Here's a little bit better. The skirt is very comfy and I've been wearing it everywhere.  This only took a few hours one evening.

Sunday, May 5, 2013

Cloth Diapers -AI2

I finished a couple of All-in-2 diapers for a customer this weekend. Got to try out the new Zorb II.  It's very thin and has a nice soft jersey outer layer so it can be used alone without needing to be encased.

All-in-2 diapers can be used just like an all-in-1, everything gets washed when wet or dirty, but the absorbent pad comes separate from the cover to speed drying time some. You do have to pair them back up after laundering, but no pocket to have to stuff.

First Step: Using diaper pattern of your choice (I made this pattern to match measurements, sort of based on the shape of Fuzzi Bunz). Cut out one each of PUL fabric, soft lining (velour), and cotton cover (optional).
I used a waterproof layer of plain white PUL with a cute cotton print layered outside of it just for looks. The white PUL is fine by itself if you like white diapers.  Inside I used jersey velour.  Very soft stuff that helps to wick moisture away from skin.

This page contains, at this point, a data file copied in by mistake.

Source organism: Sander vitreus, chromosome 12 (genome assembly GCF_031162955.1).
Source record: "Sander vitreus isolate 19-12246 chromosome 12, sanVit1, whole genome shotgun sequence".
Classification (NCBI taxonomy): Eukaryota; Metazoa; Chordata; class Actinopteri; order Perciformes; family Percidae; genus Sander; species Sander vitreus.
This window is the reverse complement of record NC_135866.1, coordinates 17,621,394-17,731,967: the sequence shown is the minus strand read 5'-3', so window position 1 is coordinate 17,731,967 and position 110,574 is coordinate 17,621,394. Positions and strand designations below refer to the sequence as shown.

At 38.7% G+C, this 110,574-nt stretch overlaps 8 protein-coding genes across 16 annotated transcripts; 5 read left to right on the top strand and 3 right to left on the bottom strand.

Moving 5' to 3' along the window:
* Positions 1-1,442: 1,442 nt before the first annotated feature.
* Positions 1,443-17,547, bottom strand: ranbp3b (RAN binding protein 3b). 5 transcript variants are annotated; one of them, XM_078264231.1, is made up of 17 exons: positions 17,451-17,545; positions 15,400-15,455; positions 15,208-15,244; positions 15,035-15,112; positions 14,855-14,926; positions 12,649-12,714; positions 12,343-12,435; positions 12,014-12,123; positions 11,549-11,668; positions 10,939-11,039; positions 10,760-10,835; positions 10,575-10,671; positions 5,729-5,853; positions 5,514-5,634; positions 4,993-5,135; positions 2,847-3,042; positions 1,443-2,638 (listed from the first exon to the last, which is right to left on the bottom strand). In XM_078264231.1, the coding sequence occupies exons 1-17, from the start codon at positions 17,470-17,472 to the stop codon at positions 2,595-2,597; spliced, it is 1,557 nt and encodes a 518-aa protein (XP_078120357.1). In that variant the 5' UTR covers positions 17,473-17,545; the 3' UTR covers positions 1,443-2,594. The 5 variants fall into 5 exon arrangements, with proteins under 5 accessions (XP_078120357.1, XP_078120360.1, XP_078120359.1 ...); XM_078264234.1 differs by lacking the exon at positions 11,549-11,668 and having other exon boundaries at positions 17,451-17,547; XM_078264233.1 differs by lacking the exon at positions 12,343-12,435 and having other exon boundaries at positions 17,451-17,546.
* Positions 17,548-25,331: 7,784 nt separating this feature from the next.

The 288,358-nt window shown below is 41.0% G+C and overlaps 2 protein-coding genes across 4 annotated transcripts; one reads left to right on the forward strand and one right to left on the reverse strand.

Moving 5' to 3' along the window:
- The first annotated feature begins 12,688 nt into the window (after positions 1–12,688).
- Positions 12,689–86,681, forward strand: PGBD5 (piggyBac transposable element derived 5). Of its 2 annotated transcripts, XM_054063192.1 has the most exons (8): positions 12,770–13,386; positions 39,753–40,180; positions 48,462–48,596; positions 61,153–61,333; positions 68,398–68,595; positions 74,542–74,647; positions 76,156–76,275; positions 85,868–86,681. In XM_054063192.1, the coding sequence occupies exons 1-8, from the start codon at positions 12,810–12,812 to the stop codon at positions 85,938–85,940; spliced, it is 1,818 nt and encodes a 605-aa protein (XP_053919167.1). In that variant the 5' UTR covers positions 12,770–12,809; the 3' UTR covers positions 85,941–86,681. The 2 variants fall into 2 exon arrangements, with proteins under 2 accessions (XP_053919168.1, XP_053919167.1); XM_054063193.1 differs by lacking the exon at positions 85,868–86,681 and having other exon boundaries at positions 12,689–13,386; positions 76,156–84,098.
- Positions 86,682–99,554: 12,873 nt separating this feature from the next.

I layered them together the way I want them in the finished diaper. So that's cotton on the bottom, right side down, then the PUL shiny side facing up (into the diaper), lastly, the velour, fuzzy side up).

I stitched the three layers together with a straight stitch close to the edge just to keep them from sliding around while attaching FOE.  

Remember: when sewing PUL you want to avoid making unnecessary holes, so no pins, I usually use paper clips to hold layers together.

Next for gussets, sorry I didn't get a picture.  You just need a semi circle piece that matches the curve on the leg.  I just keep the curve that is leftover from cutting out the PUL layer and cut a straight line across to match two points about 1/4 of the way down the curve on each end.  We then sew on fold over elastic while stretching across the straight edge.   This gives you a gathered straight edge with the curve unbound.